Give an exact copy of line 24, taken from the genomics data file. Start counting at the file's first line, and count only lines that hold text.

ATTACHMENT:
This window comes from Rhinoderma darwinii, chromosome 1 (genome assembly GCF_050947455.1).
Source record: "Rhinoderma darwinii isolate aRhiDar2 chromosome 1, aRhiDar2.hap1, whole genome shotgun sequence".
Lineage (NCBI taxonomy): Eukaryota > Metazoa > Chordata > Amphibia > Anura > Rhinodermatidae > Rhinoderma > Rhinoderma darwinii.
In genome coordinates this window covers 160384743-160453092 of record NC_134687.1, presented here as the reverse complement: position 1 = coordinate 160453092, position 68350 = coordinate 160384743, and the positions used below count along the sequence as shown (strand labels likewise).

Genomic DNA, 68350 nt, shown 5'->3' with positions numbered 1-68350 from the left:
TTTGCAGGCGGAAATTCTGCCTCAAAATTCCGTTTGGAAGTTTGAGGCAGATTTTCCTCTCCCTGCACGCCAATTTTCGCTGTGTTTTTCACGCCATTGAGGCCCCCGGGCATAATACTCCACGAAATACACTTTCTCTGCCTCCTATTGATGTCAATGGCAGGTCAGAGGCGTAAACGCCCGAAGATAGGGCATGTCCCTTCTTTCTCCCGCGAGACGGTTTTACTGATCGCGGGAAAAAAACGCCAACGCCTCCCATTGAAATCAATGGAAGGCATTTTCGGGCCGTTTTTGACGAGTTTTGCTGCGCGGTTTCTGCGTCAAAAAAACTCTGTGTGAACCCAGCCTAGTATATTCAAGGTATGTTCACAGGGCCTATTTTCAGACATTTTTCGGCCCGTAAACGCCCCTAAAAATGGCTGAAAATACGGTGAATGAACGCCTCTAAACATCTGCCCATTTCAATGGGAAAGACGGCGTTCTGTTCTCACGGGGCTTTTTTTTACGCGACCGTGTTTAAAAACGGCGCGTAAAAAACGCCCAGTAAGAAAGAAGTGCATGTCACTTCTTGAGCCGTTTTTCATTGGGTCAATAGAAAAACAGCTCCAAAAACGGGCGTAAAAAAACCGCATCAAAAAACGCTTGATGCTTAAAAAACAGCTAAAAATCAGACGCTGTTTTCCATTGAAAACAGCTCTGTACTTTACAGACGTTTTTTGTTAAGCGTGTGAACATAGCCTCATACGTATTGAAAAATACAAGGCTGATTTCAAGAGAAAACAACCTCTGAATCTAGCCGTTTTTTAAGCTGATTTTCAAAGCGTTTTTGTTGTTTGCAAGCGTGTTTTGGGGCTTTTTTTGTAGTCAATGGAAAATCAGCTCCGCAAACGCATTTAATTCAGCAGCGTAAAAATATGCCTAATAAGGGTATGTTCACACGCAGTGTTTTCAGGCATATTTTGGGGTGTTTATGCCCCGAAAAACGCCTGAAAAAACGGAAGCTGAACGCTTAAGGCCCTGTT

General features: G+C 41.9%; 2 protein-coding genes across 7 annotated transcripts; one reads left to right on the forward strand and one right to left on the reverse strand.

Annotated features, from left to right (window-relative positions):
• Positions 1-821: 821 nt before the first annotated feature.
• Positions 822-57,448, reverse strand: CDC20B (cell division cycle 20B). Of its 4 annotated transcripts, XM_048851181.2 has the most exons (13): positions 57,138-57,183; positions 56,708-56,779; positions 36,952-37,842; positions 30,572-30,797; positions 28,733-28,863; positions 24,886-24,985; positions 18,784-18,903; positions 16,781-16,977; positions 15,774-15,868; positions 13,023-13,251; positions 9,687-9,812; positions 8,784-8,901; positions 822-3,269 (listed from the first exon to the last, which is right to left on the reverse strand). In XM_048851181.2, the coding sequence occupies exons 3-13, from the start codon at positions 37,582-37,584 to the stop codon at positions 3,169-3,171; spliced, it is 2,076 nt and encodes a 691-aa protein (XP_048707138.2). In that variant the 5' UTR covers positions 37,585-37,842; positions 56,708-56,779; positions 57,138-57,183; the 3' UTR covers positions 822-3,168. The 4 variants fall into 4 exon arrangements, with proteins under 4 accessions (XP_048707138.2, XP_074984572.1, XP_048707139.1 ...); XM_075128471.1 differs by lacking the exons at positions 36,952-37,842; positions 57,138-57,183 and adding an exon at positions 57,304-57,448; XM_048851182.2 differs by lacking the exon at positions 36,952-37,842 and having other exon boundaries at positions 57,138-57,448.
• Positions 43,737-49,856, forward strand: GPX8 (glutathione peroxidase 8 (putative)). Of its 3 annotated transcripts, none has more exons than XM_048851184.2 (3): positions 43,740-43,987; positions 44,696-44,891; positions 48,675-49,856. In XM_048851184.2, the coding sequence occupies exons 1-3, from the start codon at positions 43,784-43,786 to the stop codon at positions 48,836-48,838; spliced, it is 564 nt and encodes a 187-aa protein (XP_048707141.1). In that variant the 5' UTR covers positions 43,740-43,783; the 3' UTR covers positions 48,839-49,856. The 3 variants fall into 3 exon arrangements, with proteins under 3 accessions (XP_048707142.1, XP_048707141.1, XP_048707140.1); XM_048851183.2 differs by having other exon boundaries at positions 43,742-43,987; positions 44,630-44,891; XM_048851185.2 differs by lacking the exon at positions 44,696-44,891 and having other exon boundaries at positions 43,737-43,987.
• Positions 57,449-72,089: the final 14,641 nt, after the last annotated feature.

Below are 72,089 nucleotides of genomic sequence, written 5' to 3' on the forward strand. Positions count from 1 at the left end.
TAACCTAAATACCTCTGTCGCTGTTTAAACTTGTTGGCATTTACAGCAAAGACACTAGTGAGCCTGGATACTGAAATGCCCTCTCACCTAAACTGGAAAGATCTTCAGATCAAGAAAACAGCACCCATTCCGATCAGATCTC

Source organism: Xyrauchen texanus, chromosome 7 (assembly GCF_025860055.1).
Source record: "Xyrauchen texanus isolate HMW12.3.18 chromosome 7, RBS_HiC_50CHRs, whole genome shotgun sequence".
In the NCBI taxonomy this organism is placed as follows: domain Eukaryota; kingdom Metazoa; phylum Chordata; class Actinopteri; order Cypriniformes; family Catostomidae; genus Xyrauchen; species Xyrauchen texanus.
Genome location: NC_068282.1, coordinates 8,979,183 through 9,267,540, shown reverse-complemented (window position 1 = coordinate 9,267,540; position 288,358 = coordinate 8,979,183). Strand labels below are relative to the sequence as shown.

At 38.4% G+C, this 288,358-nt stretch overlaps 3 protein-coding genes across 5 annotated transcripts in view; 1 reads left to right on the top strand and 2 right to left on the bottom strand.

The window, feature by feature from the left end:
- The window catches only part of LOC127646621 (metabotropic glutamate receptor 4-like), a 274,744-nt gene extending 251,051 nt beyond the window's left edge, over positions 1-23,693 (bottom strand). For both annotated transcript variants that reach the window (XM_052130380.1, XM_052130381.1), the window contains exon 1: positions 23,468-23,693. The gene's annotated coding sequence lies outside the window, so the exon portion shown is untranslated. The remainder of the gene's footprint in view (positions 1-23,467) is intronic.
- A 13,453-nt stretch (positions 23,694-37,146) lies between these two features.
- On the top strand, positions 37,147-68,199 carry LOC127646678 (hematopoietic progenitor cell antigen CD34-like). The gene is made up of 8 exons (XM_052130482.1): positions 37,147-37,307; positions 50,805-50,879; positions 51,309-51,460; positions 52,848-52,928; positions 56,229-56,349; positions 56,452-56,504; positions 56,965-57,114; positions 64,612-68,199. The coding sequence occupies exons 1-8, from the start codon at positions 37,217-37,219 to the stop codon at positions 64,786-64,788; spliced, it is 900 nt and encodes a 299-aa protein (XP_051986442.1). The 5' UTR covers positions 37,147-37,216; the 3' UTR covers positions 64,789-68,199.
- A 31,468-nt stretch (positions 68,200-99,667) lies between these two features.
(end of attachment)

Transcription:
- A 31,468-nt stretch (positions 68,200-99,667) lies between these two features.